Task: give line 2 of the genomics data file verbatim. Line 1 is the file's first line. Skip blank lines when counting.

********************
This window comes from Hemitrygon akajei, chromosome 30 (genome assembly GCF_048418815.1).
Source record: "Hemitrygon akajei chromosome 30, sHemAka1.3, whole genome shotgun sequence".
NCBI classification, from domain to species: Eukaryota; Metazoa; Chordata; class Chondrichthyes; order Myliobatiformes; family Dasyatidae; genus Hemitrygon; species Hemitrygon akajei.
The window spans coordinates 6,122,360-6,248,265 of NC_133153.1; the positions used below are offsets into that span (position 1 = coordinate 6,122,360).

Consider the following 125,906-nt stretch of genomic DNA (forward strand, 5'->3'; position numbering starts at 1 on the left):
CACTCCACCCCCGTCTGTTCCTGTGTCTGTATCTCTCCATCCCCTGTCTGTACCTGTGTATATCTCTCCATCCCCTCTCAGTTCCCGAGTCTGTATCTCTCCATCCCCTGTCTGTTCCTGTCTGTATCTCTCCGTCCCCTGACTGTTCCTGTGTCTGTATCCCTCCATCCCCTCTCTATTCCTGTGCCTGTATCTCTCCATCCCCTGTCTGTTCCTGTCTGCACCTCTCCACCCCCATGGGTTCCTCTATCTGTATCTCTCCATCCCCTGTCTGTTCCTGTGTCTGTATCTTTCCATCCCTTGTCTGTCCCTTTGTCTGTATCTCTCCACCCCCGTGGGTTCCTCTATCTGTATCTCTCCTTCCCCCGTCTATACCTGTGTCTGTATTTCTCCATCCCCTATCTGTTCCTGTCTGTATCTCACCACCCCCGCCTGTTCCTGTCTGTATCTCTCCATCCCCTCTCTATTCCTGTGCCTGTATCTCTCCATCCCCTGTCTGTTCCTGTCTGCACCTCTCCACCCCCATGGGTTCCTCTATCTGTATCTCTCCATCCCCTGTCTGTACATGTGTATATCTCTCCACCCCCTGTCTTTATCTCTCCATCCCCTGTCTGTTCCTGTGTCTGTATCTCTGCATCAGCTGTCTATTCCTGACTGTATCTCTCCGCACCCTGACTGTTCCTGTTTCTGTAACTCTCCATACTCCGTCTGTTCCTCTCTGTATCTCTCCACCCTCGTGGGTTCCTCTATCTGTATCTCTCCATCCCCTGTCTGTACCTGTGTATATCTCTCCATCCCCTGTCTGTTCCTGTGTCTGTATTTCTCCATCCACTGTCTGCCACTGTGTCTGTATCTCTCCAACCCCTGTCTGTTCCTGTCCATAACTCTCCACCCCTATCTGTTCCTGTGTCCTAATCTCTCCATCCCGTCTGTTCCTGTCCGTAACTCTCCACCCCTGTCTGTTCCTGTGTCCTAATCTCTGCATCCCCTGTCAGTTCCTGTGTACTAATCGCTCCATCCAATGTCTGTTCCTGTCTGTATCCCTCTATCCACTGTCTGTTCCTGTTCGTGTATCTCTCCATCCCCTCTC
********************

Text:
Source record: "Hemitrygon akajei chromosome 30, sHemAka1.3, whole genome shotgun sequence".